Joseph’s Nativity

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And Joseph also went up from the town of Nazareth in Galilee, to Judea, to the city of David, which is called Bethlehem, because he was of the house and family line of David, to be registered along with Mary, who was engaged to him and was pregnant. Luke 2:4-5

I’m currently on a journey to my spiritual Bethlehem. And my prayer is that I’ll stay off the well-worn path of consumerism and busyness, in hope of finding something deeper along the path less traveled. And to my surprise, I find I won’t have to wander far. For I’ve discovered my spiritual Bethlehem, or House of Bread, is where I least expected to find it. For it’s right here. My Bethlehem is the same small town in which I was born and raised.

It was the nativity that opened my eyes to this truth. Literally. See, if you look closely, you’ll see one of mine actually spells it out… N – A – T – I – V – I – T – Y. And recently, the word captured my gaze for more than a mere second or two. So, I pondered it. I wondered what does it really mean?

Thanks to Wikipedia, I learned that nativity is derived from a Latin word meaning birth. So quite rightly, the nativity depicts just this…

The birth of Jesus Christ.

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I wanted to go deeper, though, and through a Bible concordance I unearthed that something deeper for which I longed. Because in Hebrew, nativity encompasses not only the birth, but also family, relatives, children; land of birth, native land, kindred. And honestly, this put me in my rightful place today.

See, I was outraged by a national figure’s description of Christmas in a magazine not so long ago. She said, “To me, it’s about time with family…” And me being me, I was filled with ire that the true meaning of Christmas, the birth of our Lord and Savior, was omitted from the article. And me being me on a journey to a more spirit filled Christmas, this woman’s quote set me off.

But today, I am set in my place. Here in my home-place. For the truth is, although Jesus is the reason for the season, perhaps some small part of Christmas is in fact about family. Because Scripture tells the story. And before Christmas was even Christmas, Joseph took Mary to his native land. The land of his fathers.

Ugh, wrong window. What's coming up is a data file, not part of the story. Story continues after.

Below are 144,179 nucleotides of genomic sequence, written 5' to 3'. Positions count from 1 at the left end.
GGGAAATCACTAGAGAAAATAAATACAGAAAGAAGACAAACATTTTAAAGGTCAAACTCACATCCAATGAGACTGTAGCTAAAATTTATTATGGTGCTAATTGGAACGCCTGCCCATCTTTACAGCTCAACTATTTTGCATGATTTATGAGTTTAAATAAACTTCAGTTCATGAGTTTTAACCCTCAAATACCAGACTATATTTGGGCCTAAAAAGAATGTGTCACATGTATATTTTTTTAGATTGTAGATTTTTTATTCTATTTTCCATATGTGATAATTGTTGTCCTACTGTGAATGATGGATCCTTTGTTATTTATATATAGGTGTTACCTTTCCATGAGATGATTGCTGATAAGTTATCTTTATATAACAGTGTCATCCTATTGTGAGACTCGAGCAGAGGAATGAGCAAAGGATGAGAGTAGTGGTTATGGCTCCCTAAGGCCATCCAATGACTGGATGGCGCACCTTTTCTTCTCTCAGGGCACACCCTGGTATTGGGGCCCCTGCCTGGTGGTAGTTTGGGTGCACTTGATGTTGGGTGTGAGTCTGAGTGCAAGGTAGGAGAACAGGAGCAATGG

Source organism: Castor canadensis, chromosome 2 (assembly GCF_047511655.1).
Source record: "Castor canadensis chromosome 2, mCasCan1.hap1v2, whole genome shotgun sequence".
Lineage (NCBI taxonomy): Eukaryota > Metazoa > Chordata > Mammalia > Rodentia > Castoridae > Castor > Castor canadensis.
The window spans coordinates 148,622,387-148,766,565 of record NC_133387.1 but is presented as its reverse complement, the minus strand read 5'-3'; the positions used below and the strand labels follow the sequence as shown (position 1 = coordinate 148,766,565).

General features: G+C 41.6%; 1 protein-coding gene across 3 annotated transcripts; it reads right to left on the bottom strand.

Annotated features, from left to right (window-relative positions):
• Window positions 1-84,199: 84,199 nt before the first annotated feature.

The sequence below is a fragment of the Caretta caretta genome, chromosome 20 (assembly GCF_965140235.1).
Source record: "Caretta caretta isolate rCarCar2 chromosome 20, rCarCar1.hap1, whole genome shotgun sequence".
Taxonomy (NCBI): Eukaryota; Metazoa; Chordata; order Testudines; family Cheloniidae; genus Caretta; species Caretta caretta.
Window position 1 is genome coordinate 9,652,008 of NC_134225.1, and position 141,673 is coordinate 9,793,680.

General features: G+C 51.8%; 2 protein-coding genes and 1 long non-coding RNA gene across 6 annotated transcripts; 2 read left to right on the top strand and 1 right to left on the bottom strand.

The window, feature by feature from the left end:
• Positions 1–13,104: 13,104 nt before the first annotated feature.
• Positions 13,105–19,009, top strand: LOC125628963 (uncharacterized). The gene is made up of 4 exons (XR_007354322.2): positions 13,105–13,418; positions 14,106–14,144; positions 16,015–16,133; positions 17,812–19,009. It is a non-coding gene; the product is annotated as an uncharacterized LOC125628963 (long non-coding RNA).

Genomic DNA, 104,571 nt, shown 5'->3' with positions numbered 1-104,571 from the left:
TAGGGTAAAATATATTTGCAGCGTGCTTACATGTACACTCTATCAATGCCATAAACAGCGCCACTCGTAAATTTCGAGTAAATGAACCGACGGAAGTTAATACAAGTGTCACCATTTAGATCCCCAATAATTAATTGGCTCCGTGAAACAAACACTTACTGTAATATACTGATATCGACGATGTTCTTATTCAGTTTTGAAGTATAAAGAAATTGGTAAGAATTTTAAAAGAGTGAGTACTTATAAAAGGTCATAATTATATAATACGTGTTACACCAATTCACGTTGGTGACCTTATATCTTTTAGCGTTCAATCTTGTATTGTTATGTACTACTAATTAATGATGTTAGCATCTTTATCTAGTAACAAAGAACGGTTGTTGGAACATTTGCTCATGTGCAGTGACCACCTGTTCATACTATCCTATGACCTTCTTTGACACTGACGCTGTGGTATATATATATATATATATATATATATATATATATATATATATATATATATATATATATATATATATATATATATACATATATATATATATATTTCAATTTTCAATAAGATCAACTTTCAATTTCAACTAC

And so, Mary and Joseph were among the very first holiday travelers, journeying home that first Noel.

In those days a decree went out from Caesar Agustus that the whole empire should be registered. This first registration took place while Quirinius was governing Syria. So everyone went to be registered, each to his own town. Luke 2:1-2

By immersing myself in the Christmas story, I find myself wanting to know everything. All of it. And though I’ve simmered in Mary, I’ve not really stewed on Joseph. Jesus’ earthly father. So that’s what I do this day…

Scripture tells me Joseph was of the line of David so Bethlehem was his home-place. The land of his ancestors. The book of Matthew invites me to take a closer look into his lineage and through his rich heritage, I gain a glimpse of what kind of man Joseph really was. For he came from good stock.

Yes,the pages of Scripture give testimony of Joseph’s forefathers’ proven character. First, there was Father Abraham, a man made righteous by his faith in God. And there was Jacob, who fathered the twelve tribes of Israel. And further down the line, I find Boaz… a man of strength and honor. He redeemed the woman Naomi and her daughter-in-law, Ruth. And of course, there’s King David, the once shepherd boy.

And down the line we go until…

… and Jacob fathered Joseph the husband of Mary, who gave birth to Jesus who is called the Messiah. So all the generations from Abraham to David were 14 generations; and from David until the exile to Babylon, 14 generations; and from the exile to Babylon until the Messiah, 14 generations. Matthew 1:16

Joseph came from good stock, indeed. He was hand selected by Father God to rear God’s own Son. A good man was Joseph, but surely he wasn’t perfect. Surely, his faith was shaken once or twice.

For he was betrothed to Mary, a virgin. Oh, what he must have thought when she told him her news. That she was with child. He was a man so he must have felt the sting of pain. And a moment of rage. Did sorrow turn to utter disbelief? And shock? For he loved his betrothed… did he fear Mary had betrayed him?